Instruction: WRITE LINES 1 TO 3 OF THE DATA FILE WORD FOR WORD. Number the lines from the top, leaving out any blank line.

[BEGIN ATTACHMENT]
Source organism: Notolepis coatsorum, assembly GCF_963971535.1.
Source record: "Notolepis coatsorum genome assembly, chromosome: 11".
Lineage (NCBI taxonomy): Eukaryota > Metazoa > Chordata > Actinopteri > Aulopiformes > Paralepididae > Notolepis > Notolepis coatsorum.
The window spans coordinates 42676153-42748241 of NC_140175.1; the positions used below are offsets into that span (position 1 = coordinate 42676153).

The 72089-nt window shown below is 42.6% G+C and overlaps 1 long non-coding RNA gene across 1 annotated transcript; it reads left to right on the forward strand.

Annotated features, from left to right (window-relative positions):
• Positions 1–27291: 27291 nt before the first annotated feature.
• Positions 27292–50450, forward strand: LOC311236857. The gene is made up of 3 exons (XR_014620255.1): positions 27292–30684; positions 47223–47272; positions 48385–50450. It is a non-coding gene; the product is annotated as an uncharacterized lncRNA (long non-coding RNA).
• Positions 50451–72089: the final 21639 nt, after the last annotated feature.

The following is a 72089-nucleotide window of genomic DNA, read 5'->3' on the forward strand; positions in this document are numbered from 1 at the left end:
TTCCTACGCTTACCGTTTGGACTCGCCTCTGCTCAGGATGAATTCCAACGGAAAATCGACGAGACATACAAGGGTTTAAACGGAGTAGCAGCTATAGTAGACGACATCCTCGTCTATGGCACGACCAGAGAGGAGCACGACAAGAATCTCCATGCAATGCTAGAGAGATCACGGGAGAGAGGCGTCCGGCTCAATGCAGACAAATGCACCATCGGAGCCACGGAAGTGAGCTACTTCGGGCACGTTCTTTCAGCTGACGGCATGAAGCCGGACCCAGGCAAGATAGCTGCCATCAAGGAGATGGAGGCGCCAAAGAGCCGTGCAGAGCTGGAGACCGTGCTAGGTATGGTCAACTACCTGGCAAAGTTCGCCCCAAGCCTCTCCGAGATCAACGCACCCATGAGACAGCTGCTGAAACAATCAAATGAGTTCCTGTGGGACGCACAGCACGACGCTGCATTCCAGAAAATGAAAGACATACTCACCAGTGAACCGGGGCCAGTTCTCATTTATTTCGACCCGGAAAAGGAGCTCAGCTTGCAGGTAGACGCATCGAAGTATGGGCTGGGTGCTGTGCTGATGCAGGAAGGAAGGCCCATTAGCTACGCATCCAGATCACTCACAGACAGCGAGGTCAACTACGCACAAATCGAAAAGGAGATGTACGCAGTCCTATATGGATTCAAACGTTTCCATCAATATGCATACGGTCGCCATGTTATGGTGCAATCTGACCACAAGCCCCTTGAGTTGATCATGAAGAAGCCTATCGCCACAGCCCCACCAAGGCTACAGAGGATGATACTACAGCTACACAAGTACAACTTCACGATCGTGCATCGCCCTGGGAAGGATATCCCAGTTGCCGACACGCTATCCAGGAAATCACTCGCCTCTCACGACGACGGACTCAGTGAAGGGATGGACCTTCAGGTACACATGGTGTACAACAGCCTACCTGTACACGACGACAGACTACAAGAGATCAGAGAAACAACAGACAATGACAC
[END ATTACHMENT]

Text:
Source organism: Notolepis coatsorum, assembly GCF_963971535.1.
Source record: "Notolepis coatsorum genome assembly, chromosome: 11".
Lineage (NCBI taxonomy): Eukaryota > Metazoa > Chordata > Actinopteri > Aulopiformes > Paralepididae > Notolepis > Notolepis coatsorum.